The second fundamental rule of riding is to not pull back on your horse unless you’re actually giving them a cue. The easiest way to do this is to ride with your hands in front of the saddle horn and down at about hip level (we’ll call this neutral position). However, position of your hands isn’t the only thing that matters – where your hand is positioned on the reins is equally as important. There’s no magic spot on the reins that is precisely where you’re supposed to hold. In fact, it’s a constant adjustment that changes based on what horse you are riding and how they are responding to your cues. As a general rule, however, you should always ride with just a small amount of extra slack so that you are not continuously pulling back on your horse, but are able to engage the reins when you do ask them to turn or stop.
Now, when it comes to steering, we like to teach our riders to steer with two hands first before switching to the traditional western one-handed neck reining because of the simple fact that you have more control with two hands; there’s more connection with the horses face, as well as more strength that you are able to use if necessary. The process that you go about to steer is simple, and, if done properly, virtually invisible in a sense. With your hands in neutral position, all you need to do to get your horse to turn is give a squeeze with your hand in the direction that you want your horse to go (if you want to go left, squeeze with your left hand, and vice versa). This is the polite way to ask your horse to turn. No need to yank back on the reins with full force – that’s like someone shouting at you to do something when a polite request would have done the trick and left you much less irritated. Instead, start with a squeeze, and gently pull back until your horse responds, and then immediately release. The whole concept of steering your horse is this: Use as little pressure as possible, but as much as necessary.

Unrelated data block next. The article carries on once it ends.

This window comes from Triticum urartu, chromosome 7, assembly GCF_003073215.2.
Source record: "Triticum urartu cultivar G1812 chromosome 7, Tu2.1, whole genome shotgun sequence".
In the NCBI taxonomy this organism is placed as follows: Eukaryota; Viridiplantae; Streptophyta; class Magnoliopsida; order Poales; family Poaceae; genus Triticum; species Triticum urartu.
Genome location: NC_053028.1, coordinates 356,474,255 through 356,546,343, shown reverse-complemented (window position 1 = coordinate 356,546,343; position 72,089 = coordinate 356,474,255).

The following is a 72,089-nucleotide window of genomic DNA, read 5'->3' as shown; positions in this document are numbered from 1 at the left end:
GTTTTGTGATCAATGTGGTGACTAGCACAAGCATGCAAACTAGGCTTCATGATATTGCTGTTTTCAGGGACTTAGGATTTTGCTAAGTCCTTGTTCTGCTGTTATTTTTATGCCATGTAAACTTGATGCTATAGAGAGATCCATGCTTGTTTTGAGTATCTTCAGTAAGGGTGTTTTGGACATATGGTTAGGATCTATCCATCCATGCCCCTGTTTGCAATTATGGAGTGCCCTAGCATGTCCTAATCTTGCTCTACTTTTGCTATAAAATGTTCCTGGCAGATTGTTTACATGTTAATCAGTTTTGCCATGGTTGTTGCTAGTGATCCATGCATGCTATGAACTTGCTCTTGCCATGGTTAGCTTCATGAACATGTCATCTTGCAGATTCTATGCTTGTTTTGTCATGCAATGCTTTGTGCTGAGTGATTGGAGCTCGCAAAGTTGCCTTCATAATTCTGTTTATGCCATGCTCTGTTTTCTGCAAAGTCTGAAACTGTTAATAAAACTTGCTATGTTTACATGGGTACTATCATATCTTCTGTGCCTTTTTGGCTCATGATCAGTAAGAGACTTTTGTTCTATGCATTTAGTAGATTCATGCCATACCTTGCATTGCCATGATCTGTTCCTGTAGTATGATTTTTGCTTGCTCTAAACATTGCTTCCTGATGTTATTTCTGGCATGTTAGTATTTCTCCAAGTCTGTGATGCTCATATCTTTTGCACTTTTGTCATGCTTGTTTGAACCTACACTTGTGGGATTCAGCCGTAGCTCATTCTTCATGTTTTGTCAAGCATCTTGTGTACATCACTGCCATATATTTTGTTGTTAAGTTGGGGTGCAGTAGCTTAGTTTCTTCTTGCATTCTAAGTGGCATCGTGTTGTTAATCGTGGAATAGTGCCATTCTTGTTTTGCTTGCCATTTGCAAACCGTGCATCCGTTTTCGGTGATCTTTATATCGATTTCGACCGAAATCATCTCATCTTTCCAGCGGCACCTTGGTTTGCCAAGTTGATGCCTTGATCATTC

The last major rule of horseback riding is the simplest one, and yet the hardest one to follow – simply look where you want to go. Horses are very sensitive and perceptive animals, so they can feel even the smallest movements, including where you’re looking. Many times, our tendency seems to be to look down at the horse and see what they’re doing, which is completely ineffective in steering them. Instead, looking where you want to go before you cue them to turn can make your communication with the horse much smoother on everyone.
It’s just as if you were driving a car; you wouldn’t drive down the road looking at the steering wheel, neither would you continue looking straight as you turn off onto a different road. Instead, you’d be looking up at what was coming ahead so that you were prepared and ready for it.
Just as in any area of life, goal setting is an important part of horseback riding. We can make long term goals about where we want to go and what we want to be doing when we get there, but it is also important to focus on the short term, sometimes with just the next step or the next cue that we’re going to give our horse in mind.
While there is a plethora of knowledge that you can acquire on proper riding form and horsemanship, these are the most basic elements of horseback riding that will help even first time riders get the hang of it. Just remember: heels down, toes up, don’t pull back on your horse, look where you want to go, and most importantly, relax and enjoy the fact that you’re communicating with this beautiful creature.